vim malfind.txt
egrep -B 35 -A 35 'explorer' malfind.txt
egrep -B 35 -A 35 'lsass' malfind.txt

Another command which can come in handy is ldrmodules.

There are many ways to hide a DLL. One of the ways involves unlinking the DLL from one (or all) of the linked lists in the PEB. However, when this is done, there is still information contained within the VAD (Virtual Address Descriptor) which identifies the base address of the DLL and its full path on disk. To cross-reference this information (known as memory mapped files) with the 3 PEB lists, use the ldrmodules command.

Unless you need to report this in detail, you don’t need to dive into the details here. I find it fascinating, but most people don’t.

[1] Proceedings of the Digital Forensics Research Conference, The VAD Tree: A Process-Eye View of Physical Memory by Brendan Dolan-Gavitt

It’s important to understand that these analysis commands can produce False Positives. One rule of thumb for me is, that if the injected assembly doesn’t look like malicious code, it’s an FP. If I don’t see a function prologue, or at least some MOV instructions which make sense, I go to the next possible finding.

In some cases it’s data, lots of 0s. This analysis step needs some experience. Another rule of thumb is, that attackers will prefer processes like lsass.exe or explorer.exe. Then I note the virtual address where the suspicious segment was detected, and look for the appropiate .dmp in the /tmp folder.

file /tmp/mem-0x424242-0x434343.dmp
peframe mem-0x424242-0x434343.dmp

Detect hook artifacts with volatility

  • Inline hooks (trampolines, API hooks) will modify the beginning of a function, and redirect the start of it toward the rootkit.
  • Then there are layering attacks with filter functions. These are usually archived in conjunction with reflective DLL injection techniques.
  • Call Table hooks will replace addresses of functions in a table

If a rootkit injects its payload into a running process, the respective code (of a DLL) isn’t backed by disk, because the injection isn’t persistent. If that’s the case, the Windows memory manager may flag these process pages as “dirty”. Now trampolines are common, many dev tools and debuggers use this as well. Volatility can detect this legit and malicious behavior.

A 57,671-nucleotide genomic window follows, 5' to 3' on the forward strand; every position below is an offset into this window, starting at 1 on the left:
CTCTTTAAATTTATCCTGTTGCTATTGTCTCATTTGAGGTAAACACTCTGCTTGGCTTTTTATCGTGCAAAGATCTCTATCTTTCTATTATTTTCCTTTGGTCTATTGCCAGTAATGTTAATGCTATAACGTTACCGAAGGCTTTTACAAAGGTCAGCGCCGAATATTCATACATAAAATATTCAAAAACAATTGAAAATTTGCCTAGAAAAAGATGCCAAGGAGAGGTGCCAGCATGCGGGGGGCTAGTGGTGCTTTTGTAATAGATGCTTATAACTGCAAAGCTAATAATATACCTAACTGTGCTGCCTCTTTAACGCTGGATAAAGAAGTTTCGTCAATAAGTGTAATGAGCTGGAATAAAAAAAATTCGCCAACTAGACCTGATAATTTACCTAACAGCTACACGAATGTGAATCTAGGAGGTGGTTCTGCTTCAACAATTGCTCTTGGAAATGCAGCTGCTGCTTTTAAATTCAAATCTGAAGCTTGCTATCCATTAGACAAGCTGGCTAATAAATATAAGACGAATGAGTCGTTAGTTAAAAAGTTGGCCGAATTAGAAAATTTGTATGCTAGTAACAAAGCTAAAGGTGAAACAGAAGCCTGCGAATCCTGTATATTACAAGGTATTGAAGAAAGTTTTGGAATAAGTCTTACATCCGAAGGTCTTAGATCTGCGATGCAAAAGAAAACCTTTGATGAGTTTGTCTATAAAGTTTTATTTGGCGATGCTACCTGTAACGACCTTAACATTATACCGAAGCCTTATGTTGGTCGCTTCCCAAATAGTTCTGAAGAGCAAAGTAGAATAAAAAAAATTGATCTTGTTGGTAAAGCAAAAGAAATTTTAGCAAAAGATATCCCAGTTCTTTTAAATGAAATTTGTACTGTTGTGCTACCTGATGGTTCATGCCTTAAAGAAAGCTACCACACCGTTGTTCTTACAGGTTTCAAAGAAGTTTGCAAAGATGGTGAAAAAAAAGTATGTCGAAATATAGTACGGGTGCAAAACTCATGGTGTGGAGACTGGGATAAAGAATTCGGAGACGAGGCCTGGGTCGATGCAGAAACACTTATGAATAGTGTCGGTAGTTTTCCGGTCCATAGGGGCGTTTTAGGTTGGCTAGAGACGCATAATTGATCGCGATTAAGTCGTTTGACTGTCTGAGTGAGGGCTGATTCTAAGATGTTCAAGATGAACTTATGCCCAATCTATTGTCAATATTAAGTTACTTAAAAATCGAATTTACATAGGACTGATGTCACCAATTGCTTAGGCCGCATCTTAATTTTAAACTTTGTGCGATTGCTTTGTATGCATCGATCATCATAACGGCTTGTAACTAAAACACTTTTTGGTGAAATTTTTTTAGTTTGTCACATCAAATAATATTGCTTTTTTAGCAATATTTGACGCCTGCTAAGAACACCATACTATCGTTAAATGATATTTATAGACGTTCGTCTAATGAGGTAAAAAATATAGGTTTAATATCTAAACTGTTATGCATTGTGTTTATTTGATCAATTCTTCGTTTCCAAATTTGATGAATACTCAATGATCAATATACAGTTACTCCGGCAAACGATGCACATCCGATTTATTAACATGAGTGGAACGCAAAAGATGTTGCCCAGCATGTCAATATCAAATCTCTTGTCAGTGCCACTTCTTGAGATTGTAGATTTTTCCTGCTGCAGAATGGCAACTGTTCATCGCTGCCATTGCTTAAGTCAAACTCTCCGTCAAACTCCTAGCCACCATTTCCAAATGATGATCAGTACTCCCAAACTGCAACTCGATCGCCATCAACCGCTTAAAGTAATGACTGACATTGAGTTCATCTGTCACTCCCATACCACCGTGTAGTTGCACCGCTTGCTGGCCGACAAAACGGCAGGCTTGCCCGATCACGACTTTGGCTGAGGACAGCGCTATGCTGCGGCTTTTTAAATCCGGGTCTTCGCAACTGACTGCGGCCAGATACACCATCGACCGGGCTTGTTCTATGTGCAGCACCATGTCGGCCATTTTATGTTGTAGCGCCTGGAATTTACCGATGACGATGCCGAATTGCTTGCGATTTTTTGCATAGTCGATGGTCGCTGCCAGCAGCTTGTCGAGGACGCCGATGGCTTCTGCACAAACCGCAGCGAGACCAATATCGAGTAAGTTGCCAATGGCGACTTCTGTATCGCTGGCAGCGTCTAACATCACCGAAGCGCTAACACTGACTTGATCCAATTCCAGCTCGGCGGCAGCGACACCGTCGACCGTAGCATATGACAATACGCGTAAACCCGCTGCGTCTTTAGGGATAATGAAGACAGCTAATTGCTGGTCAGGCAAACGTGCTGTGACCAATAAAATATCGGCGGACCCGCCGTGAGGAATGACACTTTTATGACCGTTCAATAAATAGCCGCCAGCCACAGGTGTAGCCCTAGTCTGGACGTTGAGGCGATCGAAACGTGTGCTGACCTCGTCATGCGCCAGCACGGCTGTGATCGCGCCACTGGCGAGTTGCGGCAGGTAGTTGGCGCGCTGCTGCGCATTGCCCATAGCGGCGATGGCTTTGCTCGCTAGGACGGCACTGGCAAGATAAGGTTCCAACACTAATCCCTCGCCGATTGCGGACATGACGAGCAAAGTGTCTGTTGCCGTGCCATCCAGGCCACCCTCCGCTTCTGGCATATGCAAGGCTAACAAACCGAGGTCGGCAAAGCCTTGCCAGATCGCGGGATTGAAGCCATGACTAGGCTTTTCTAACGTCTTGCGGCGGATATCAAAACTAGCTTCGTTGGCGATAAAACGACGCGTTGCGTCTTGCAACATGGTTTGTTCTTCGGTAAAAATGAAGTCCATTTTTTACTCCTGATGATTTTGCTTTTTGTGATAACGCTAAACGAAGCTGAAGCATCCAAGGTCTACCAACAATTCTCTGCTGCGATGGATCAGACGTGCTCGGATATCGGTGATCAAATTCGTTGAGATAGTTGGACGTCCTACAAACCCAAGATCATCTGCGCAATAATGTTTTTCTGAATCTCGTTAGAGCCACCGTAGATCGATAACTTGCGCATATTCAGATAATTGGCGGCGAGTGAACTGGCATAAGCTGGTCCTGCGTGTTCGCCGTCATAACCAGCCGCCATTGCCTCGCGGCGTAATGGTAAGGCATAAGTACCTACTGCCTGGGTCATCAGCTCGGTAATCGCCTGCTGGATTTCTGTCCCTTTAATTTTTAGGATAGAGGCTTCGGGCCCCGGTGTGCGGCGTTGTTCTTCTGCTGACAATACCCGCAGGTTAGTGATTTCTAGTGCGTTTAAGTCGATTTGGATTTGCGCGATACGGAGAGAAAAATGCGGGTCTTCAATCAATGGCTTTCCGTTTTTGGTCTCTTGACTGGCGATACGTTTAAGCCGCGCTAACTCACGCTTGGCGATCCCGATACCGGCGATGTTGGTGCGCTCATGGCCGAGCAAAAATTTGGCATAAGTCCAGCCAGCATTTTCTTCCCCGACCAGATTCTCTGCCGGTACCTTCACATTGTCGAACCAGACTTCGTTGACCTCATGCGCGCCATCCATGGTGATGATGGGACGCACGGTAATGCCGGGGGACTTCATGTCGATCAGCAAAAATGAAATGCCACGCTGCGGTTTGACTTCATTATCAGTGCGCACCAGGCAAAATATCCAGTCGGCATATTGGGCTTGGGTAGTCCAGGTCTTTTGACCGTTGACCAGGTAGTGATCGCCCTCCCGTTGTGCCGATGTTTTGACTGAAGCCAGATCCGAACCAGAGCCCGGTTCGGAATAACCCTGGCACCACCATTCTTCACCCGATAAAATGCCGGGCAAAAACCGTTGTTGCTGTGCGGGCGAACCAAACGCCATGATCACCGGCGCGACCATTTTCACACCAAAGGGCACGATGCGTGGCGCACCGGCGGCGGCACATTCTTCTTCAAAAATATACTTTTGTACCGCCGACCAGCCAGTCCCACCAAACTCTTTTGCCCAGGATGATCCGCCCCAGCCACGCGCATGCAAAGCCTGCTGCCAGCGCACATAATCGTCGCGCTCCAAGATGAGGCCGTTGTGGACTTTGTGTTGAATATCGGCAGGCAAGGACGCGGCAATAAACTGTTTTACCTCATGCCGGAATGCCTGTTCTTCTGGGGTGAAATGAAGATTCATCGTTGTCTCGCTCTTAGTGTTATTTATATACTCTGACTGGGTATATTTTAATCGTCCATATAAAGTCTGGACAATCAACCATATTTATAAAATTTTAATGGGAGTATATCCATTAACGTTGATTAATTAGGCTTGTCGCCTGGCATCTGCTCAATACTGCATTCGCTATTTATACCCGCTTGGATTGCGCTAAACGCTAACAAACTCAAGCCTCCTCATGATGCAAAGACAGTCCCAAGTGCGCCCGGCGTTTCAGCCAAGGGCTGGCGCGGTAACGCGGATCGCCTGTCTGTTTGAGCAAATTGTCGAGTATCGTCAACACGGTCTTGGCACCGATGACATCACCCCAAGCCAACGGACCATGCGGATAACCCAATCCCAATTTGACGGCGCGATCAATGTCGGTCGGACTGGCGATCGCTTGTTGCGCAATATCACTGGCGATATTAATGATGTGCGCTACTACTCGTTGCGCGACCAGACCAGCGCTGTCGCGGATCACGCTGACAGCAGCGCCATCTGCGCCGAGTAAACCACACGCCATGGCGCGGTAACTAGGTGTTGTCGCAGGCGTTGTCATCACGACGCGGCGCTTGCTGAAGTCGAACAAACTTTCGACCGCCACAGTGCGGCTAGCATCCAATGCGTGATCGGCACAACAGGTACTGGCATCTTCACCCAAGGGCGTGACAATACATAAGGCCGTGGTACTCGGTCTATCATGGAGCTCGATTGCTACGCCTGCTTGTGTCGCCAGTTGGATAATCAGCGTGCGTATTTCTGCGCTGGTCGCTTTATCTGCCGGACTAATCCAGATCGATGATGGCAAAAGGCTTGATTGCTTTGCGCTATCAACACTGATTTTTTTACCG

volatility -f mem.img --profile=Win7SP0x64 apihooks

Few legit hooks use kernel32.dll to replace Windows functionality.

One of my more obscure tools...

  • You can use GNU objdump for a quick look at the PE dump.
    objdump -x -D mem-0x424242-0x434343.dmp | vim -c 'set syntax asmx86' -

  • I also use a tool called biew / beye on Linux, which is similar to Hiew. These were more popular before IDA Pro had a GUI port to Linux.

Working with dumped executables - search through their environment for secrets

Imports will be missing, some data or code gaps. Using the .dmp for code analysis is hard. It’s possible to look for encoding keys, passwords and other application secrets. These can be in ASCII or Unicode.

A tool which makes searching easier is The Sleuth Kit (TSK). Installing this is a lot of work, so you can just use SiFT, from SANS. Originally the RAM dump analysis was only present in PTK, which was commercial. This seems to be different now.

To get all strings (ASCII and Unicode) with TSK (>=4):

srch_strings -a -t 
String analysis, Base64 and other traces

If the Malware sample wants to connect to a CnC server or even a Dropzone via HTTP, it’s likely that the author implemented authentication. Often Base64 is used to encode the passwords. That means you’d also look for Base64 strings in memory and in the Malware samples.

It’s also possible that you find NTLM hashes. I made good experiences cracking these with Hashcat and a GPU.